Internally Crowdfunding Innovation – 12 Steps to Create Your Internal ‘Innovation-Starter’ Marketplace

Is your innovation initiative challenge driven or challenged?

Steve Jobs said innovating was not about spending big, it was about leading people to think big. Much like the Good Judgment Project on world politics and events, the best answers and insights are often crowdsourced. Why do we typically have only a select few employees or locations contributing to new ideas? It wasn’t Henry Ford who invented the automotive assembly line – it was a mechanic, extrapolating what he saw at a slaughterhouse.

How do we democratize innovation in our organizations? Crowdsourcing and crowdfunding are fueling the fast growing Maker Movement, creating new products by empowering people atypical to the ‘usual’ new product development process. Why are we not embracing and leveraging this broadly accepted cultural trend inside our walls?

A few leading-edge companies are harnessing the Maker Movement via a concept we’ve seen work well, the internal ideas marketplace.  Modeled conceptually on Kickstarter and TopCoder,  group wisdom dictates winners and losers through gaming theory based ‘investments’. Why is this different from Open Innovation? For one thing, you own the ideas, without issues relating to Arrow’s paradox and previous art. This isn’t theoretical – Xerox became a major Apple shareholder as a result of a well-meaning graphical user interface demo to Steve Jobs.

Based on our observations and experience, here is a list of steps for implementing and running what we call the ‘Innovation-Starter’ market. While we deal with some degree of mechanics in this list, the real underlying principal is creating excitement around blue-sky thinking:


  1. Every employee has access to the ‘Innovation-Starter’ site on your intranet or SharePoint. Invite a select number of external SME’s and big thinkers. New DNA is always good for an organization.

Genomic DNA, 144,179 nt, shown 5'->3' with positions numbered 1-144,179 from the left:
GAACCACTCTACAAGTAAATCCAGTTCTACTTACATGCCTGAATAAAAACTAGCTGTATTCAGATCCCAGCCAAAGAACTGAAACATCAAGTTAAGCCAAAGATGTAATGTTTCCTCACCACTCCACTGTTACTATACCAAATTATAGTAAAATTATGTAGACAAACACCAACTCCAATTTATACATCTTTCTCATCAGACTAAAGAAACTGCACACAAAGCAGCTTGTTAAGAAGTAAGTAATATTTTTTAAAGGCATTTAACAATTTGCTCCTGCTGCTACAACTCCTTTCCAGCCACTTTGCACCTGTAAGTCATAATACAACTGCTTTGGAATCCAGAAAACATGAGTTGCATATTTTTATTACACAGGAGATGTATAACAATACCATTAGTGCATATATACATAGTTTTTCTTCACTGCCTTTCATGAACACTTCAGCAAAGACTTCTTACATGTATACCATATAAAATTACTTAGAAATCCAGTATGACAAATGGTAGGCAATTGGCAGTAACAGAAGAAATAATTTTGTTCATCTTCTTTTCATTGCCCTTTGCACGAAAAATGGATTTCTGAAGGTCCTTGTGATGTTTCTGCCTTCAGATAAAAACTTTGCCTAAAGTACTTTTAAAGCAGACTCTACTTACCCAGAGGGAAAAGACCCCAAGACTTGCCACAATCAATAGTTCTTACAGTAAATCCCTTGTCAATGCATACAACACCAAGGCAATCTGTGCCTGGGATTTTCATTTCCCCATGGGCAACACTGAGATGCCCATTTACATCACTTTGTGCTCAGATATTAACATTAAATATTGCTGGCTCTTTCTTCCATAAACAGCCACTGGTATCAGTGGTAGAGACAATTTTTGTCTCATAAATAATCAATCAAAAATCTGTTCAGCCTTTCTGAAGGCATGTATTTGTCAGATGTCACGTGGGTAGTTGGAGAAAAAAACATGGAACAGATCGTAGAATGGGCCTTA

2. Annually, every employee gets 10,000 ‘Innovation Bucks’ to invest in the Innovation-Starter marketplace, funding ideas other than their submissions. Since the desired output is delivered innovation, and not merely participation, we use three classes:
    1. Inventors
    2. Active Investors who have made suggestions and concept refinements
    3. Passive Investors who have allocated their capital to an idea without refining the concept
  3. Two classes of innovation are requested – those answering specific customer needs or market dynamics, and pure brainstorming ‘what’ if we could’ ideas. Create innovation momentum, passion and engagement among employees by communicating challenges and the ‘leader-board’. Encourage them to visit the site and see the energy happen.

Adding Ideas looking for Investments

  1. Issue a specific challenge – is it best new idea or solving for a specific vertical market/Use Case/Domain Model?
  2. An idea must include a description, an understanding of who would be a customer, fit/purpose, and why it is a real innovation and not a logical refinement of an existing product or service.
  3. Ideas are posted anonymously to prevent politics driving a poor outcome, and are listed as ‘Pre-Investment’, i.e., not open to Innovation Bucks allocations.
  4. The full-time Innovation Team Leader reviews all recent idea postings, filtering for the clearly articulated and germane to business goals and strategy. Try to avoid the infamous Kickstarter Potato Salad campaign unless that is your business. Once approved, similar to being listed on Kickstarter (or the NYSE), the idea is ‘Open for Investment’.
    1. A word of caution – don’t over filter or be too linear. Innovation is a process and, like a sales funnel, the top of the innovation funnel has to be constantly fed to produce the best results at the bottom.

Allocating ‘Innovation Bucks’ to an idea